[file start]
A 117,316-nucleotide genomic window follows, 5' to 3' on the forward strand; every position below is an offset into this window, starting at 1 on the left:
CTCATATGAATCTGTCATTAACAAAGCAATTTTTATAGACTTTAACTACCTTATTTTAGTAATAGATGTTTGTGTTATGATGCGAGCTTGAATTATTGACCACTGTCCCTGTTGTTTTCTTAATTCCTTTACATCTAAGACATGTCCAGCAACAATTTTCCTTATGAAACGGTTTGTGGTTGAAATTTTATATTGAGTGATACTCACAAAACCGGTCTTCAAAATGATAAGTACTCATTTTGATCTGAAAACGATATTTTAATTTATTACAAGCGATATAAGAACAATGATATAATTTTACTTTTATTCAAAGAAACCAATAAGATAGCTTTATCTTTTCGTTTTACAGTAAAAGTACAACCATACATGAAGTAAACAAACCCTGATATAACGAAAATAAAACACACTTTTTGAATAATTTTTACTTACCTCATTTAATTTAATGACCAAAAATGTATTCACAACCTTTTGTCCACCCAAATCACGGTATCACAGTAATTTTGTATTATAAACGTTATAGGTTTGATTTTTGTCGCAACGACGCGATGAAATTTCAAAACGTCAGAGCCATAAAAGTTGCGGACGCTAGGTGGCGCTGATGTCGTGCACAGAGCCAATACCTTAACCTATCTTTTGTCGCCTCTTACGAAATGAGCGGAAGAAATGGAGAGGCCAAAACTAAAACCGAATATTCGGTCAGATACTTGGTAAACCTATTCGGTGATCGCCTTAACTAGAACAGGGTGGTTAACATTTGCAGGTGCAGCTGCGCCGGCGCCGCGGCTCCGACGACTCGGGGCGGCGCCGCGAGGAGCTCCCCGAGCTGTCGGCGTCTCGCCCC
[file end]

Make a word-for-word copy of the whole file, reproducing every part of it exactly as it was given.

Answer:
A 117,316-nucleotide genomic window follows, 5' to 3' on the forward strand; every position below is an offset into this window, starting at 1 on the left:
CTCATATGAATCTGTCATTAACAAAGCAATTTTTATAGACTTTAACTACCTTATTTTAGTAATAGATGTTTGTGTTATGATGCGAGCTTGAATTATTGACCACTGTCCCTGTTGTTTTCTTAATTCCTTTACATCTAAGACATGTCCAGCAACAATTTTCCTTATGAAACGGTTTGTGGTTGAAATTTTATATTGAGTGATACTCACAAAACCGGTCTTCAAAATGATAAGTACTCATTTTGATCTGAAAACGATATTTTAATTTATTACAAGCGATATAAGAACAATGATATAATTTTACTTTTATTCAAAGAAACCAATAAGATAGCTTTATCTTTTCGTTTTACAGTAAAAGTACAACCATACATGAAGTAAACAAACCCTGATATAACGAAAATAAAACACACTTTTTGAATAATTTTTACTTACCTCATTTAATTTAATGACCAAAAATGTATTCACAACCTTTTGTCCACCCAAATCACGGTATCACAGTAATTTTGTATTATAAACGTTATAGGTTTGATTTTTGTCGCAACGACGCGATGAAATTTCAAAACGTCAGAGCCATAAAAGTTGCGGACGCTAGGTGGCGCTGATGTCGTGCACAGAGCCAATACCTTAACCTATCTTTTGTCGCCTCTTACGAAATGAGCGGAAGAAATGGAGAGGCCAAAACTAAAACCGAATATTCGGTCAGATACTTGGTAAACCTATTCGGTGATCGCCTTAACTAGAACAGGGTGGTTAACATTTGCAGGTGCAGCTGCGCCGGCGCCGCGGCTCCGACGACTCGGGGCGGCGCCGCGAGGAGCTCCCCGAGCTGTCGGCGTCTCGCCCC